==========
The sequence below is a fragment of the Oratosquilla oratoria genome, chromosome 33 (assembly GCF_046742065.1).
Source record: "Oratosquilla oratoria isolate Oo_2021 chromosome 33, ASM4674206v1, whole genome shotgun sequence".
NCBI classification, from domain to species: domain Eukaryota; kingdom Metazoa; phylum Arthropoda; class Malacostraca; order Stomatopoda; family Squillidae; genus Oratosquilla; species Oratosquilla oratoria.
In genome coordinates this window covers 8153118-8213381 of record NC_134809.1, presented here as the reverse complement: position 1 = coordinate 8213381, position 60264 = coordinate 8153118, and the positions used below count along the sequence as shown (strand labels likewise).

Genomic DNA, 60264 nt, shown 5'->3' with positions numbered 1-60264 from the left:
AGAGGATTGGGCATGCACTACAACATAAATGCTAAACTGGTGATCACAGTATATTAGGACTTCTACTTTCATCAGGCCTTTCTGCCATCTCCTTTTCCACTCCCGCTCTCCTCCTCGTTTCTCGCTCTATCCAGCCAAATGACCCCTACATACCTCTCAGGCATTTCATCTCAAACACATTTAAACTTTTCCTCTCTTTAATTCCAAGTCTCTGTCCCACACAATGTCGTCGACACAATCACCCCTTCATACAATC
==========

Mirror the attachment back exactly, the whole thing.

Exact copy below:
The sequence below is a fragment of the Oratosquilla oratoria genome, chromosome 33 (assembly GCF_046742065.1).
Source record: "Oratosquilla oratoria isolate Oo_2021 chromosome 33, ASM4674206v1, whole genome shotgun sequence".
NCBI classification, from domain to species: domain Eukaryota; kingdom Metazoa; phylum Arthropoda; class Malacostraca; order Stomatopoda; family Squillidae; genus Oratosquilla; species Oratosquilla oratoria.
In genome coordinates this window covers 8153118-8213381 of record NC_134809.1, presented here as the reverse complement: position 1 = coordinate 8213381, position 60264 = coordinate 8153118, and the positions used below count along the sequence as shown (strand labels likewise).

Genomic DNA, 60264 nt, shown 5'->3' with positions numbered 1-60264 from the left:
AGAGGATTGGGCATGCACTACAACATAAATGCTAAACTGGTGATCACAGTATATTAGGACTTCTACTTTCATCAGGCCTTTCTGCCATCTCCTTTTCCACTCCCGCTCTCCTCCTCGTTTCTCGCTCTATCCAGCCAAATGACCCCTACATACCTCTCAGGCATTTCATCTCAAACACATTTAAACTTTTCCTCTCTTTAATTCCAAGTCTCTGTCCCACACAATGTCGTCGACACAATCACCCCTTCATACAATC